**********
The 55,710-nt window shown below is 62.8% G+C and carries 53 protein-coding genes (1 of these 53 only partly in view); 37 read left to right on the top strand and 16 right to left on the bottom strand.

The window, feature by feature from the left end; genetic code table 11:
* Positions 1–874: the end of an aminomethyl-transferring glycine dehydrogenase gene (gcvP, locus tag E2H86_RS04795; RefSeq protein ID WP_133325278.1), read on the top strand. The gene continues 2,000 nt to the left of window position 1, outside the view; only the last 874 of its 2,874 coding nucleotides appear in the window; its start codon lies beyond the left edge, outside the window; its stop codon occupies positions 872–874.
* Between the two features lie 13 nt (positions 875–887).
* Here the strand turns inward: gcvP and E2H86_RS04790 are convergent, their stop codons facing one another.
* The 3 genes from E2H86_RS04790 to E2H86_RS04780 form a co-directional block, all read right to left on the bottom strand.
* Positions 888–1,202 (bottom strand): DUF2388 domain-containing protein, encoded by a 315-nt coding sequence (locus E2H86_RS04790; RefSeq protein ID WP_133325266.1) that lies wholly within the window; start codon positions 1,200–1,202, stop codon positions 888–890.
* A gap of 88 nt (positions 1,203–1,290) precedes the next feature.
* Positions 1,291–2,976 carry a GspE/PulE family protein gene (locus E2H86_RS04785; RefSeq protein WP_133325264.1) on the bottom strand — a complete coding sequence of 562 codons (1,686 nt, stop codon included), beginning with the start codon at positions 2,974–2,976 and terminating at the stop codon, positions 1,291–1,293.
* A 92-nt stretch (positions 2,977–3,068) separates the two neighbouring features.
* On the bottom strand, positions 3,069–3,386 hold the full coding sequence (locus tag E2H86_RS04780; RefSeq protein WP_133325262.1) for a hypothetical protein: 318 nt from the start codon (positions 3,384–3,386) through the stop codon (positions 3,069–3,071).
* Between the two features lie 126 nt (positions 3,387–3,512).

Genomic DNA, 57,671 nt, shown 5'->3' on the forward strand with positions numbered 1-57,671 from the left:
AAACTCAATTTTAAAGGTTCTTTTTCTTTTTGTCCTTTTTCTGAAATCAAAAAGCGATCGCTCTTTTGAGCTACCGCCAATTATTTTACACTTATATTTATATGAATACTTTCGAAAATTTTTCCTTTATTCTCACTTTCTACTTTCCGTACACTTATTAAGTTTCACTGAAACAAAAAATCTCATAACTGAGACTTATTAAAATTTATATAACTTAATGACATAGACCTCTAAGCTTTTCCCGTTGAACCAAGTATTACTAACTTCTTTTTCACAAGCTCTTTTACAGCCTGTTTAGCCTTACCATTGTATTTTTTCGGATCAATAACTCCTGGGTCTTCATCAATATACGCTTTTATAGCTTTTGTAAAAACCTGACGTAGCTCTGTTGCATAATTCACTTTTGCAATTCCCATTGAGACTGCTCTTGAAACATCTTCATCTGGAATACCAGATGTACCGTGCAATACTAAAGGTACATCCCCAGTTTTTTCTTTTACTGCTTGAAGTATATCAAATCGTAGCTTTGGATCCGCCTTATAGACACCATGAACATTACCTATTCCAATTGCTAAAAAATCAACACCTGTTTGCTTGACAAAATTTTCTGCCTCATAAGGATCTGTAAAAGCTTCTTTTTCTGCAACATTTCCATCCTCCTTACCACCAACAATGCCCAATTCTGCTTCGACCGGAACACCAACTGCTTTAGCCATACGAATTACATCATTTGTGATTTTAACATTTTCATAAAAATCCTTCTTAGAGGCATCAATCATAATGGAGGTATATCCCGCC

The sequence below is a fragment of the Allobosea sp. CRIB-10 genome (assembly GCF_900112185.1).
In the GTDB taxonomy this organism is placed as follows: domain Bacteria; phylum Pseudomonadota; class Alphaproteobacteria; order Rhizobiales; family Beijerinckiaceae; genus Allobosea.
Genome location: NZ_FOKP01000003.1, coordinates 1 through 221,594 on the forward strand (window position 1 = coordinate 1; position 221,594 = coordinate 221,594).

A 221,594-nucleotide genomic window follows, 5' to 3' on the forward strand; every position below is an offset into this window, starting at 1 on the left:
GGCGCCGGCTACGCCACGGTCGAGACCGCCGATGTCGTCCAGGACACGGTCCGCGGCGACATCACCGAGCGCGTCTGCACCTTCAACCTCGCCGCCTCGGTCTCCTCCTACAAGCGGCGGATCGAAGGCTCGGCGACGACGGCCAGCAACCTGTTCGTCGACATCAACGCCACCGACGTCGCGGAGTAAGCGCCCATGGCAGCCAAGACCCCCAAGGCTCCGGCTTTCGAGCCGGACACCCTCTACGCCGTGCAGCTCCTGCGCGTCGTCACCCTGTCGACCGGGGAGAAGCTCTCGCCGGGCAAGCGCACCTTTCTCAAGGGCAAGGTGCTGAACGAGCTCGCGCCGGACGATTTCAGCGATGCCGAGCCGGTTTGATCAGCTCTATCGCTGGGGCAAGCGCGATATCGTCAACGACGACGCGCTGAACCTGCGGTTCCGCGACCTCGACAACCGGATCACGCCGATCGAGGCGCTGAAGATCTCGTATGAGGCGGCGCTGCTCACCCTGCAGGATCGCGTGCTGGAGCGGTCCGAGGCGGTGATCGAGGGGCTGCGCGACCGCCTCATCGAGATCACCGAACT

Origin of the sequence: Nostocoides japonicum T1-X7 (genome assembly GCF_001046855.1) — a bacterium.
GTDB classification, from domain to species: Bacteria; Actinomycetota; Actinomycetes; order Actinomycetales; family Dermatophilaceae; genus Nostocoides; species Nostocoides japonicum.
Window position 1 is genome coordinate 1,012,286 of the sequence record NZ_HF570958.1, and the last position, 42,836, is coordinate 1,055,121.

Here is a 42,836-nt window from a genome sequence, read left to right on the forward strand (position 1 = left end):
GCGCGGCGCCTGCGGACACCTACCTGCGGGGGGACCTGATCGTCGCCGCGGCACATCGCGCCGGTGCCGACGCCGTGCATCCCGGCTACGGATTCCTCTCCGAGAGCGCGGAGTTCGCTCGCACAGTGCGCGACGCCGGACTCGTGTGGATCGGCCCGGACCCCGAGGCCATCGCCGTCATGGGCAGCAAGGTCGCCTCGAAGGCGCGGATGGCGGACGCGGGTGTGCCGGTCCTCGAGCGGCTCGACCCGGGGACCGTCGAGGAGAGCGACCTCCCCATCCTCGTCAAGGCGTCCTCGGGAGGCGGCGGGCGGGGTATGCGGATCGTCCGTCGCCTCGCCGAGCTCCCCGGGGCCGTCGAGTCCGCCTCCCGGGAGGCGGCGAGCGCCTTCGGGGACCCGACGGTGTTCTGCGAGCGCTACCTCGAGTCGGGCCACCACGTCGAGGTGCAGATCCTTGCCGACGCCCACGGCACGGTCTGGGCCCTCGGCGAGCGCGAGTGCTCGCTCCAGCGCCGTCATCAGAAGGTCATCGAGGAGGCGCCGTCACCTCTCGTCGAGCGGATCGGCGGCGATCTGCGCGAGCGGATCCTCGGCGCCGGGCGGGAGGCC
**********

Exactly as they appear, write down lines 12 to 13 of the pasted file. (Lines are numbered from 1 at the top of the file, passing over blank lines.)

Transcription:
* Between the two features lie 126 nt (positions 3,387–3,512).

Genomic DNA, 57,671 nt, shown 5'->3' on the forward strand with positions numbered 1-57,671 from the left: